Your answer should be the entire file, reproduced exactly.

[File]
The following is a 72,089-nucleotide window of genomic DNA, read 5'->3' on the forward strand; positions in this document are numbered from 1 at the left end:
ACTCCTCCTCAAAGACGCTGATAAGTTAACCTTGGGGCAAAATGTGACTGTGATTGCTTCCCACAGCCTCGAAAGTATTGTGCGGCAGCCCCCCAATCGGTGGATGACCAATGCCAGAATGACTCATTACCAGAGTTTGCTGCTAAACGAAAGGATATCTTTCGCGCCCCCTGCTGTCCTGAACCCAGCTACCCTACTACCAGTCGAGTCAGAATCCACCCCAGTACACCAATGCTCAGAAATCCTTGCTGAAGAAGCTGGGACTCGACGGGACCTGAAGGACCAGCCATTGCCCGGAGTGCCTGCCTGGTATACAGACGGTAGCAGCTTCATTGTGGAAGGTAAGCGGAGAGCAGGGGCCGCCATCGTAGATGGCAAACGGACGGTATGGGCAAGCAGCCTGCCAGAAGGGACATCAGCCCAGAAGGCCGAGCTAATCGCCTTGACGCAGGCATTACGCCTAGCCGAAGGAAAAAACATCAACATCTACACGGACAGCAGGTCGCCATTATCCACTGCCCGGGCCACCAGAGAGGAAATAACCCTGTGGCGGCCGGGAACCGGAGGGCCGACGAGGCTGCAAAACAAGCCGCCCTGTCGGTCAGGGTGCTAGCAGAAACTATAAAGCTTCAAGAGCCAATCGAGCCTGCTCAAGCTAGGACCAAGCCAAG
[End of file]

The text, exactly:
The following is a 72,089-nucleotide window of genomic DNA, read 5'->3' on the forward strand; positions in this document are numbered from 1 at the left end:
ACTCCTCCTCAAAGACGCTGATAAGTTAACCTTGGGGCAAAATGTGACTGTGATTGCTTCCCACAGCCTCGAAAGTATTGTGCGGCAGCCCCCCAATCGGTGGATGACCAATGCCAGAATGACTCATTACCAGAGTTTGCTGCTAAACGAAAGGATATCTTTCGCGCCCCCTGCTGTCCTGAACCCAGCTACCCTACTACCAGTCGAGTCAGAATCCACCCCAGTACACCAATGCTCAGAAATCCTTGCTGAAGAAGCTGGGACTCGACGGGACCTGAAGGACCAGCCATTGCCCGGAGTGCCTGCCTGGTATACAGACGGTAGCAGCTTCATTGTGGAAGGTAAGCGGAGAGCAGGGGCCGCCATCGTAGATGGCAAACGGACGGTATGGGCAAGCAGCCTGCCAGAAGGGACATCAGCCCAGAAGGCCGAGCTAATCGCCTTGACGCAGGCATTACGCCTAGCCGAAGGAAAAAACATCAACATCTACACGGACAGCAGGTCGCCATTATCCACTGCCCGGGCCACCAGAGAGGAAATAACCCTGTGGCGGCCGGGAACCGGAGGGCCGACGAGGCTGCAAAACAAGCCGCCCTGTCGGTCAGGGTGCTAGCAGAAACTATAAAGCTTCAAGAGCCAATCGAGCCTGCTCAAGCTAGGACCAAGCCAAG